‘County Fair’ cookbook highlights award-winning recipes from across the country
Liza Gershman has been a fan of the Sonoma County Fair since she was a kid.
As a young girl, she entered the photography contest and sewing competitions and volunteered at the Hall of Flowers exhibits. Her mother, Nancy, a talented oil painter, won Best of Show awards for her art.
Gershman’s enthusiasm for county and state fairs, from the rides to the baking contests to the livestock displays, has continued and maybe only intensified in her adult years. In November, the author and photographer released her latest cookbook, celebrating not only the Sonoma County Fair, which starts Thursday, but the tradition of fairs across the United States.
“County Fair: Nostalgic Blue Ribbon Recipes from America’s Small Towns” (Images Publishing Group, November 2021) is a compilation of blue-ribbon-winning recipes from county fairs across the country, but it goes beyond the delicious simplicity of American pies, pastries, pickles and preserves. It’s a visual feast, with photos styled and shot by Gershman herself, and transports you to a warm summer day scented with cotton candy and kettle corn, too-sweet lemonade and a secret kiss atop the Ferris wheel.
“Fairs have always been a passion,” Gershman writes in the book’s introduction. “The cacophony of the big top ... the scents from the farm ... the sweetest pink cotton candy. It’s easy to get lost in the pavilions and the carnival and spend hours mesmerized by suckling pigs, horses racing, whirring Ferris wheels, hand-sewn quilts, homemade pies and mouthwatering pieces of fudge.”
By the time she set out to write “County Fair,” Gershman already had authored 19 cookbooks, but she hadn’t gotten around to her longtime desire to write a cookbook featuring prize-winning recipes from fair competitions. So when the COVID-19 pandemic broke out and she returned to Sonoma County from the East Coast to be closer to family, she realized it was the perfect time to work on a county fair passion project.
“Working on this book really cheered me up,” Gershman said in a recent interview with The Press Democrat. “It gave me something creative to focus on that brought me a lot of joy. It also gave me an opportunity to stay connected with family and friends who helped make it happen.”
Gershman said immense research went into creating the book, which includes almost 80 blue-ribbon-winning recipes. She read anything she could get her hands on about county fairs. To obtain the blue-ribbon recipes, she began by compiling an astounding list of all 3,000 county and state fairs in country. But during the pandemic, which put a hold on nearly every fair in America, it was difficult to reach past contestants in fair cooking and baking competitions.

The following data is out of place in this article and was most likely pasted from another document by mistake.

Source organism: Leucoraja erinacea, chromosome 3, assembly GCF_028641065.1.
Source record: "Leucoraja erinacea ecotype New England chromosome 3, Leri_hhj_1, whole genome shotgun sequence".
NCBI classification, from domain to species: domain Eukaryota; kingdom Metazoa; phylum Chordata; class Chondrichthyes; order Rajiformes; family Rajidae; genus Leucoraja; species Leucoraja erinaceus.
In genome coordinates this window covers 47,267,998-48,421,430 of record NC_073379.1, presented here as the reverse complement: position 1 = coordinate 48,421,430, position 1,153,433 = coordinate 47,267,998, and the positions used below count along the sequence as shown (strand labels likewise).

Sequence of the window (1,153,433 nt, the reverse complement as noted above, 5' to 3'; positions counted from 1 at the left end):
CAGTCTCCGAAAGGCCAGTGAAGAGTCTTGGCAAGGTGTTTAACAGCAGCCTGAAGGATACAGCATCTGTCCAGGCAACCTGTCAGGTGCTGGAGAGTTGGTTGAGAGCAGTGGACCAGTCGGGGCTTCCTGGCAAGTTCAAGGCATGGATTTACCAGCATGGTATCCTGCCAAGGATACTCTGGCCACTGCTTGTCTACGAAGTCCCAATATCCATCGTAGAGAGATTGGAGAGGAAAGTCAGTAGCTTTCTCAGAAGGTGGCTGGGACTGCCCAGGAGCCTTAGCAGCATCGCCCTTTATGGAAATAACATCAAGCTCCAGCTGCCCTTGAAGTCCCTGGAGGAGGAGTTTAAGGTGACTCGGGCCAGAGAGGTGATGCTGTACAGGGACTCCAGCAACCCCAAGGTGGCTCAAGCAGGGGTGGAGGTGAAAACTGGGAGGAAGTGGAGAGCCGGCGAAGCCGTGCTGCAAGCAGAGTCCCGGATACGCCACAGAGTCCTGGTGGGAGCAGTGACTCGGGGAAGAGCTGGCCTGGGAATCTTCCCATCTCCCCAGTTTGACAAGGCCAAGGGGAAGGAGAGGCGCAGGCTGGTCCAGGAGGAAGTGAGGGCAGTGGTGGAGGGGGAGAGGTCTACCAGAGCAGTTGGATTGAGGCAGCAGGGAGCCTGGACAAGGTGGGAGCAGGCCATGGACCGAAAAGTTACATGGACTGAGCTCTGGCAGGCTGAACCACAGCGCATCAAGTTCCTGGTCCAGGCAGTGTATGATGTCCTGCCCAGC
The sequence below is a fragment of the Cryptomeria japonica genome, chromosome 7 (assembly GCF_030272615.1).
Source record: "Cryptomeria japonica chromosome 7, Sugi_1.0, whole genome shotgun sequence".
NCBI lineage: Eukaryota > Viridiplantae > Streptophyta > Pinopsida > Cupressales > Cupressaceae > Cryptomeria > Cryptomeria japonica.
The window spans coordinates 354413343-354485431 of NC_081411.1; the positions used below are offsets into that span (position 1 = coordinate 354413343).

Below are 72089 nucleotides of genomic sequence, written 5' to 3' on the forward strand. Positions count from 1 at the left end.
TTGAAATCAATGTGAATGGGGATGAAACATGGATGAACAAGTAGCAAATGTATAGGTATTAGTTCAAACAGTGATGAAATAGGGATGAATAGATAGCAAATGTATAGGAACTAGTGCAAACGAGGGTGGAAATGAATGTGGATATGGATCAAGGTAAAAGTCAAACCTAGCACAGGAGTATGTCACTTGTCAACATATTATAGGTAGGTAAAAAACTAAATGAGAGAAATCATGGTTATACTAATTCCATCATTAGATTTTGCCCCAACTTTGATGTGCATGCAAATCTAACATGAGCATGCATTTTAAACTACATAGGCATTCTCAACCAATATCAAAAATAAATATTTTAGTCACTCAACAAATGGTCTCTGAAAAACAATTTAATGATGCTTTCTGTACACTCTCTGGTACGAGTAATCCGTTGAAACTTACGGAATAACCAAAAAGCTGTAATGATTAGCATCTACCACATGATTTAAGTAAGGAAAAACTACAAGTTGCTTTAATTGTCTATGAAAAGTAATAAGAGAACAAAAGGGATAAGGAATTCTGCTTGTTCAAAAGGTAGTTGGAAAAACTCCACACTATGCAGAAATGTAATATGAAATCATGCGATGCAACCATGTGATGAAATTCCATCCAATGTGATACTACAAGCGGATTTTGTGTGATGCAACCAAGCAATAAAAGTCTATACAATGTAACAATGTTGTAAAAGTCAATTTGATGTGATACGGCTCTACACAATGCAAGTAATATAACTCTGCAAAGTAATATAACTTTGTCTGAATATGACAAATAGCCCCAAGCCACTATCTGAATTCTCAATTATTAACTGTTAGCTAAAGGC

Fortunately, local newspapers across the country had chronicled many of these fairs and competition winners. They turned out to be a great resource for Gershman to find blue-ribbon-winning recipes.
After choosing at least one winning recipe from each U.S. state, Gershman enlisted friend Jennifer McMurry, a pastry chef and currently the executive chef at Kivelstadt Cellars, to help with recipe testing and development. Another friend, Marissa Miller, assisted with recipe formatting, photo shoots and production. Gershman’s mother, Nancy, created the beautiful watercolor illustrations throughout the book, while friends and family members served as photography models.
To create a sense of nostalgia through her photography, Gershman sourced vintage bakeware, cooking tools and textiles from antique shops in Sonoma County, including Yankee Girl Antiques in Petaluma and Whistle Stop Antiques in Santa Rosa. Then she sought out local vintage-style kitchens to serve as a backdrop for many of the desserts.
“A huge part of this book is how essential county fairs are to their communities,” Gershman said. “And honestly, I couldn’t have made this book without the support and encouragement of my community.”
As important generators of revenue and employment — for many months before opening day — fairs can be a big boon to local communities. Tawny Tesconi, former CEO of the Sonoma County Fair and involved with the fair industry for more than 30 years, said fairs also give people a chance to shine. As manager of the community exhibits at the Sonoma County Fair, Tesconi oversaw the extensive food and art competitions, which could see upward of 30,000 entries in a single year.
“People could get incredibly competitive!” Tesconi remembered. “They would submit 40 to 50 items each — jams, jellies, canned vegetables, baked goods — in all flavors and categories. Some people would get up at 2 a.m. to bake everything fresh and have it ready in time for the competition later that day. But it’s really an opportunity for people to build esteem and showcase what they can do.”